By Mike Bell
Students and scholars gathered on the third floor of UNO’s Arts and Sciences Hall on Friday to hear Simon Wood, assistant professor of Classics and Religious Studies at the University of Nebraska at Lincoln, present his lecture titled “The Quran: Jihad, Peace and War.”Wood is the author of Islamic Proofs: “Rashid Rida’s Modernist Defense of Islam” and “Christian Criticisms.” He teaches courses about modern Islam, Christian-Muslim relations and the problems of religious fundamentalism. His lecture explored the definition of Jihad and how the Qur’an’s multiple views of it affected Islam both hundreds of years ago and today.
“Religion is a matrix through which all spheres of life fit: economic, social, et cetera,” Wood said. “Ideally, Islam admits to no separation between what English labels as sacred or profane or secular.”
Wood said religion, especially Islam, is connected to the idea of debt to God. The Qur’an says that God is rich and people are poor, and that the poverty is all embracing. To repay God, every thought and action should be related to him through Islam.
“Islam means ‘to submit,'” he said. “It’s an action, not an intellectual proposition. A Muslim is a submitter. Submission leads to peace by following the Pillars of Islam.”
Wood asked the crowd, many of them students attending the lecture for extra credit, how many Pillars of Islam there are. Many raised five fingers, but he said there are 11 pillars in all: six of belief and five of practice.
Wood said the pillars of practice are well known because Islam places more emphasis on doing than believing. In that sense, it is more similar to Judaism and different than Christianity. Though belief and practice are important in all of these religions, Wood said the distinction is in the emphasis.
The five pillars of practice are testimony, the daily prayers, the religious tax of 2.5 percent, fasting during Ramadan and the pilgrimage to Mecca. But Shiite Muslims, which represent 15 percent of the Islamic population, consider jihad to be the sixth pillar of practice.
“The closest English translation for jihad is ‘striving’,” Wood said. “There are many ways a person can strive or jihad; with the hand, mind, heart, with a pen or with a weapon.”
There are two distinctions of lesser and greater jihad in the Qur’an. The lesser forms are physical conflict, while greater jihad is spiritual.
Wood said that after a battle, the prophet Mohammed said that the lesser jihad is finished, the greater jihad has begun. Wood said that this meant that the spiritual, inner conflict is more important than any outer battle.
The Qur’an itself mentions jihad several times over its 114 chapters, but there is no one section that dictates what believers should follow in times of peace or war. The Qur’an is organized very differently from the collection of books that is the Bible.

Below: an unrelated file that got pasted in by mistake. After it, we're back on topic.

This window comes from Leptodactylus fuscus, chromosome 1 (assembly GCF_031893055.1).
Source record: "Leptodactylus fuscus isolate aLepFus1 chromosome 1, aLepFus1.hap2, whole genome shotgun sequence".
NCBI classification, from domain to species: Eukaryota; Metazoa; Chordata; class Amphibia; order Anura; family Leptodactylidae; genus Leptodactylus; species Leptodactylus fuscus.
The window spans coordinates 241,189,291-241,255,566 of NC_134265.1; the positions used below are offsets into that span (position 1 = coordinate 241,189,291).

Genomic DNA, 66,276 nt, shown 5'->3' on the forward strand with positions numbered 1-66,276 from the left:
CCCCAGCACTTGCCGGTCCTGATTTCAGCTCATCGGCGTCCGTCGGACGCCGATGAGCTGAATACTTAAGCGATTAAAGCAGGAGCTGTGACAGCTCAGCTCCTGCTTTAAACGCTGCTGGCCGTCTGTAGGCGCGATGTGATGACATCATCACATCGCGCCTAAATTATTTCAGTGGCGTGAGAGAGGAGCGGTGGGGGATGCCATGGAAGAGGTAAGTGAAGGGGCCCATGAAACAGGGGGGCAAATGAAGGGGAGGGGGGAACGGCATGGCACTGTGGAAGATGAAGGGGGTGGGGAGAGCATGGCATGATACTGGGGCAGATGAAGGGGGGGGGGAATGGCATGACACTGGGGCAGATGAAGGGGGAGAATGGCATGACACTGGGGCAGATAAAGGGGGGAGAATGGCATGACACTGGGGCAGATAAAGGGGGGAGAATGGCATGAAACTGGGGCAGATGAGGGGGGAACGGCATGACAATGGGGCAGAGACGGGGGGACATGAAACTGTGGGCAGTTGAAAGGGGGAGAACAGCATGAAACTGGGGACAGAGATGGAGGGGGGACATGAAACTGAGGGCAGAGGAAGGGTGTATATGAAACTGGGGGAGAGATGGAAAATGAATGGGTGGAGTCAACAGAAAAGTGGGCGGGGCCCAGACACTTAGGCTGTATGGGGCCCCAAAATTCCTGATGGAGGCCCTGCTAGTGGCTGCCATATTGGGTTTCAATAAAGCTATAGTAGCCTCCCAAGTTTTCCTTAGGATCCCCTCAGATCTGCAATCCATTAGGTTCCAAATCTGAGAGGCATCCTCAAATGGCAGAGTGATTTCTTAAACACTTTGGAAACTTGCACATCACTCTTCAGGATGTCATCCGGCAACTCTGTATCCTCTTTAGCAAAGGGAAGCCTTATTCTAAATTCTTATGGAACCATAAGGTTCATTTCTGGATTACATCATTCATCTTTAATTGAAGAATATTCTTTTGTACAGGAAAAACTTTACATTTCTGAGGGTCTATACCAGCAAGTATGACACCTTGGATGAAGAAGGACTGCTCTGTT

“It is closer to a series of nursery rhymes than a book of scripture,” Wood said. “In its non-narrative form it is much more similar to rap music.”
As one progresses through the book, the references to jihad start as peaceful suggestions and become much more belligerent and vivid by the book’s end. The early verses are called the “Peace Verses”, while the latter, more violent ones are called the “Sword Verses.” The early texts describe giving non-believers time to understand, telling believers to teach them of a reckoning with God and to turn away from pagans.
The “Sword Verses” describe fighting against aggressors. Though Islam professes peace, Wood said that it does not teach pacifism. It does not tell its followers to turn the other cheek. To allow the community to become weak and vulnerable to attack is considered sinful. The Sword Verses were written late in Mohammed’s life while he was busied leading a military campaign throughout Saudi Arabia.
“‘When the sacred months have passed kill the idol worshipers wherever you find them,” Wood quoted. “‘Siege them; lie in wait for them in every place of ambush. If they repent and pay the religious tax then let them go on their way.'”
Jihad can include fighting in defense of one’s self, but does not teach to attack those not involved, such as women, children and the unarmed. Wood said it teaches that the result of fighting may be worth it, but fighting as a means is considered evil.
How can one religious text teach to spread a non-compulsive awareness while vowing to murder any who stand in the way of its spread? Wood said that a minority of Islam believes that the Sword Verses counteract the peaceful verses found earlier in the Qur’an, while others believe that modern Islam no longer needs the Sword Verses.
In Islam’s 1400-year history, it has rapidly expanded beyond Saudi Arabia. It has risen against European powers and has splintered into several different tribes and factions. As Islamic lands came under the domination of Russia, France, Britain and many other colonies, it led Muslims to re-interpret the peaceful verses as a way to peacefully coexist with those who are different.
“There is no such thing as a ‘holy’ war,” Wood said. “In the traditional texts of Islam, the only thing holy is God; not the prophet Mohammed, and not the Qur’an. From this perspective, war is not holy.